- Compared to veneers and crowns once again, teeth bonding does not require the removal of a considerable amount of tooth enamel.
- As mentioned above, the procedure does not require any special preparation.
- Anaesthesia is also not required unless for patients who need teeth bonding for filling cavities.
Meanwhile, the following are risks associated with tooth bonding:
- The material used in teeth bonding is stain-resistant. However, it is not as effective in preventing stains that are hard to fight off, unlike crowns.
- One more disadvantage is that bonding may not have as long a lifespan as crowns or veneers. Make sure that you take proper care for the treatment seriously, so it lasts for about three to ten years.
- The bonding materials can chip and break off your teeth. Always talk to your dentist if there is anything that raises your concern.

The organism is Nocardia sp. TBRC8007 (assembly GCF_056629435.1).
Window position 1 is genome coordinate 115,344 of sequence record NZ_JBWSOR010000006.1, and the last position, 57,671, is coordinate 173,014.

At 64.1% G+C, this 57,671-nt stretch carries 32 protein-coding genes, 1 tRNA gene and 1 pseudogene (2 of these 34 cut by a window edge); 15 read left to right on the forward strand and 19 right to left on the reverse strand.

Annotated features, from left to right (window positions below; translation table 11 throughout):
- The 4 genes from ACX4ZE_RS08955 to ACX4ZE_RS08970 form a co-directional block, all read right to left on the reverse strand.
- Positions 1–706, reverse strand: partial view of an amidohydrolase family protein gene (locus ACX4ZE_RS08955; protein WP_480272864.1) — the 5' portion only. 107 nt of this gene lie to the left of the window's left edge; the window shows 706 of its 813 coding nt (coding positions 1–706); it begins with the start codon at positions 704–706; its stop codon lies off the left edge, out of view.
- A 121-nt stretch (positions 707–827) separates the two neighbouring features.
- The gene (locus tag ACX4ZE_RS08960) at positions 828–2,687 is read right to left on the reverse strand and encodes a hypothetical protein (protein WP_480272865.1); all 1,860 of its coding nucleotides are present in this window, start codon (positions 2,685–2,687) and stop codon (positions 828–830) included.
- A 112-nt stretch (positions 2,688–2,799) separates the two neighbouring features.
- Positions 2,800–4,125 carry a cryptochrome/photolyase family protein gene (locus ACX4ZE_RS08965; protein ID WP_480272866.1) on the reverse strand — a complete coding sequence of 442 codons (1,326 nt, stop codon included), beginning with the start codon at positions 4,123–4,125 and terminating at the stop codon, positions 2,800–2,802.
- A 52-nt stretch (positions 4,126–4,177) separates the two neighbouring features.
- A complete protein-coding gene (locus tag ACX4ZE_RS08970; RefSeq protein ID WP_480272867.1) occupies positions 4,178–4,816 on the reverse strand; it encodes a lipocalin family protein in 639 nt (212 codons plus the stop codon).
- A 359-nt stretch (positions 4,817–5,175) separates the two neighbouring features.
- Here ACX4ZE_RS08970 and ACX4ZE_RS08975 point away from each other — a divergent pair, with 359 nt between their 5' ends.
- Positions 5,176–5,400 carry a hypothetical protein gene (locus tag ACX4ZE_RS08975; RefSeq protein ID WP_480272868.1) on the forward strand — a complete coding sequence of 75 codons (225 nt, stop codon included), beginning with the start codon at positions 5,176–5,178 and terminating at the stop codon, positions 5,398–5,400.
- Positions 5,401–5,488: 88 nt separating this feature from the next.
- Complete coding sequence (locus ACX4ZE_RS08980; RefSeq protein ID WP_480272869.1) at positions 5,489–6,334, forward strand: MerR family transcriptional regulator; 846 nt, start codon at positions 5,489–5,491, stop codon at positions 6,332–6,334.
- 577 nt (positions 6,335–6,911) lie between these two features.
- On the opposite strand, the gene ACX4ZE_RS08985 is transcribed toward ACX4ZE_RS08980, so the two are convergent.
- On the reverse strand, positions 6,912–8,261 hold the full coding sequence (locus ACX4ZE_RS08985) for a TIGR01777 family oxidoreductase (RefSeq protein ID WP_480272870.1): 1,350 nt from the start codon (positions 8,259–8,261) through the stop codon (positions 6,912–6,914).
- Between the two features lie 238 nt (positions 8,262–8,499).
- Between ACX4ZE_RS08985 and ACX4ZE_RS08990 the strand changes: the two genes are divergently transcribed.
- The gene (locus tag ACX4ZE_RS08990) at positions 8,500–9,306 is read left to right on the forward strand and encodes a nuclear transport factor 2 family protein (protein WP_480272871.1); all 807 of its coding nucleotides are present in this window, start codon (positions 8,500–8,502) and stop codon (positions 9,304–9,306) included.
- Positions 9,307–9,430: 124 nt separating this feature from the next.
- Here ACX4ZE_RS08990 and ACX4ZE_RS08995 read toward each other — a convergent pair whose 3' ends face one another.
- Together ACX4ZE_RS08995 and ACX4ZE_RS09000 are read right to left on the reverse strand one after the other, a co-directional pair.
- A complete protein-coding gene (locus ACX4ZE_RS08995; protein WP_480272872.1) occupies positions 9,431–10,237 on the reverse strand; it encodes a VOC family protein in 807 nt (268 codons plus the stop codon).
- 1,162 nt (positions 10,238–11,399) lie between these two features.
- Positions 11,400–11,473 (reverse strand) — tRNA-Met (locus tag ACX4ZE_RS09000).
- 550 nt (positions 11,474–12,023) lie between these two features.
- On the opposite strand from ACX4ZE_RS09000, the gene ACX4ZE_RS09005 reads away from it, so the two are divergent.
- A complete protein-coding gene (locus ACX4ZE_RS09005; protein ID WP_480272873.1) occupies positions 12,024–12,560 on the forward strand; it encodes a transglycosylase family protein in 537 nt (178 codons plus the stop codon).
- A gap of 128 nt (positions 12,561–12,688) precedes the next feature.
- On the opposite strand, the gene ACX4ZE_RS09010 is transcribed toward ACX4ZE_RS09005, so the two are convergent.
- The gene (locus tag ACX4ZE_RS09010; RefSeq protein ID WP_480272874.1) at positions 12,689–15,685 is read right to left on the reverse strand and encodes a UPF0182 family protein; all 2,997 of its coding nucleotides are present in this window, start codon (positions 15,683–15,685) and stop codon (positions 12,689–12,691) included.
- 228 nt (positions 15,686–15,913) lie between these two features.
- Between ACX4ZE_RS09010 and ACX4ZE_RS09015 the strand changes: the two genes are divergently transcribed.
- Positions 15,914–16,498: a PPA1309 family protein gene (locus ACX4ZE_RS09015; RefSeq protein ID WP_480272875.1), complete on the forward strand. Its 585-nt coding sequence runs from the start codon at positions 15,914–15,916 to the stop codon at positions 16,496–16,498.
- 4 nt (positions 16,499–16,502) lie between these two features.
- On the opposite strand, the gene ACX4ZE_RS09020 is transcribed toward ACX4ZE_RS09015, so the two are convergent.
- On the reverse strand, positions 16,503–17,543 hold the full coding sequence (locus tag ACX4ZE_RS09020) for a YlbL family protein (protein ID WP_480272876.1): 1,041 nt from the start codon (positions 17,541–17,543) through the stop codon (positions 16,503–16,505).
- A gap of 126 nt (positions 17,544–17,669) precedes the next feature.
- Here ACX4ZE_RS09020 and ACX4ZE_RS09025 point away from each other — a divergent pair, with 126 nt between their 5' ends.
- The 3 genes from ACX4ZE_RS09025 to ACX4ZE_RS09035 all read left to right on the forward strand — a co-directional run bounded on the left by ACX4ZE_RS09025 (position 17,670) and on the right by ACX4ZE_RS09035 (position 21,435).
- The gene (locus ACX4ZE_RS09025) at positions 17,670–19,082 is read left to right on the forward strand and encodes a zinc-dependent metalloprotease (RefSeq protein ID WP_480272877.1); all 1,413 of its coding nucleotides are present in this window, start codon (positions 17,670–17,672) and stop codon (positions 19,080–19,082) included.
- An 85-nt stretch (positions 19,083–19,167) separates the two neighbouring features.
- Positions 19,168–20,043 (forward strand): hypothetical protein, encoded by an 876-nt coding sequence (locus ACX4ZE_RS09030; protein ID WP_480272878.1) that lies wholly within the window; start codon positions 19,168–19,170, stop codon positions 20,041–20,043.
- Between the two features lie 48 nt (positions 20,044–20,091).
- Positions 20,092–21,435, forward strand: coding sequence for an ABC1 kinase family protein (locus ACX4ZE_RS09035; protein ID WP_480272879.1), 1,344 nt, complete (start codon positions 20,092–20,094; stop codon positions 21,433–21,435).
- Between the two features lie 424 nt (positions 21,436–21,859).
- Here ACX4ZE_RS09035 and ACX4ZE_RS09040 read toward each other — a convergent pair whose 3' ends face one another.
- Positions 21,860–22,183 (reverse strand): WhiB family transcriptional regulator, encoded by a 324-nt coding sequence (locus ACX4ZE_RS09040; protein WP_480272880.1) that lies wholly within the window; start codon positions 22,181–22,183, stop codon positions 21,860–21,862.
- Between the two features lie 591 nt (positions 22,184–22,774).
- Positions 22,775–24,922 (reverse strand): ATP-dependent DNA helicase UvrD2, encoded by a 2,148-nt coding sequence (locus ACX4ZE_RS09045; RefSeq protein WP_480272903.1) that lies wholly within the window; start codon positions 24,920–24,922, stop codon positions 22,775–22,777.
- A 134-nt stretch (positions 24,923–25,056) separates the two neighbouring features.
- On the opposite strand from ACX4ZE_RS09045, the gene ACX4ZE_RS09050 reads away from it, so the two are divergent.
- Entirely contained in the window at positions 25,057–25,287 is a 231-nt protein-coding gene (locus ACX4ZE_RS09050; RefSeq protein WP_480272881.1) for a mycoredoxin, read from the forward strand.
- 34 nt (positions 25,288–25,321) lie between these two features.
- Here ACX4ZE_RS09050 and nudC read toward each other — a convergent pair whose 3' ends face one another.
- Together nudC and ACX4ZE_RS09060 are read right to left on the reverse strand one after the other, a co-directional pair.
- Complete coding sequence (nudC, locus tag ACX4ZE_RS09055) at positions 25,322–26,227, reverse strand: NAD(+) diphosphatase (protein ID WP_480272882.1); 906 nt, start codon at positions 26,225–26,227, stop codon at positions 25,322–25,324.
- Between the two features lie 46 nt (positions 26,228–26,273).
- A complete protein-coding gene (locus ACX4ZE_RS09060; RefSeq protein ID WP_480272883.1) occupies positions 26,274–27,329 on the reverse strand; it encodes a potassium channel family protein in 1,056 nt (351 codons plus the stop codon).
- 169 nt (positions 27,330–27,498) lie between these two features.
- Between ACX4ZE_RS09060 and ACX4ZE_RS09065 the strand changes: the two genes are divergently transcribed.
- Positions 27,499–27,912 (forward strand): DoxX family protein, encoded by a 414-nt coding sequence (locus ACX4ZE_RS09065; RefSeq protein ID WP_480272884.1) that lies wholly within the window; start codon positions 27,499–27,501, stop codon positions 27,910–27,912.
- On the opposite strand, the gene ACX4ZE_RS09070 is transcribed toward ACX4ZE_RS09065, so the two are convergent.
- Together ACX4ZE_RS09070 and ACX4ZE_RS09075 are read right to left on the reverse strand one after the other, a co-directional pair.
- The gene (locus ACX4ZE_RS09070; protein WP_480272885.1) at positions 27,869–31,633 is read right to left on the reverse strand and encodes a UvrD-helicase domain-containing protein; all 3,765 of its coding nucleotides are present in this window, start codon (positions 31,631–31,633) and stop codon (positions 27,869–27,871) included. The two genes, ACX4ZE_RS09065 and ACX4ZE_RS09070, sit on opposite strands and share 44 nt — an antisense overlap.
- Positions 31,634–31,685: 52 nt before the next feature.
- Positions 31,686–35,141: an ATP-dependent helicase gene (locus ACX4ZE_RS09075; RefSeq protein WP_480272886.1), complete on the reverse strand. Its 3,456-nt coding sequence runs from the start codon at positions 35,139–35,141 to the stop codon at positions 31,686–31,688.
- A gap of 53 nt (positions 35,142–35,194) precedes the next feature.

Dentists tend to offer dental bonding for those who require minor cosmetic changes. If your teeth need temporary correction, especially in areas in the mouth with low bite pressure, this treatment method may be ideal.
Patients should understand the benefits, as well as the limitations of this procedure. While dental bonding does offer a more attractive appearance of the teeth, it does not promise a permanent fix. In fact, it cannot be the solution for serious teeth problems. For instance, if you have large cavities, this treatment is not for you.
Another limitation is that teeth bonding is not designed for those with major structural damage to the teeth. Since the plastic for bonding is susceptible to cracking and chipping, you have to be more careful. The process is one of the dental treatments that you can go through a couple of times throughout your life.
Indeed, teeth bonding is not a permanent solution. The material can dissolve or get damaged over time. However, with proper care, it can last for three to 10 years. You may need to get it touched up every few years, so it still looks like a real part of your teeth.
Be sure that you talk to your dentist should problems arise. Regular visits are also necessary to ensure that your oral health is in its best shape.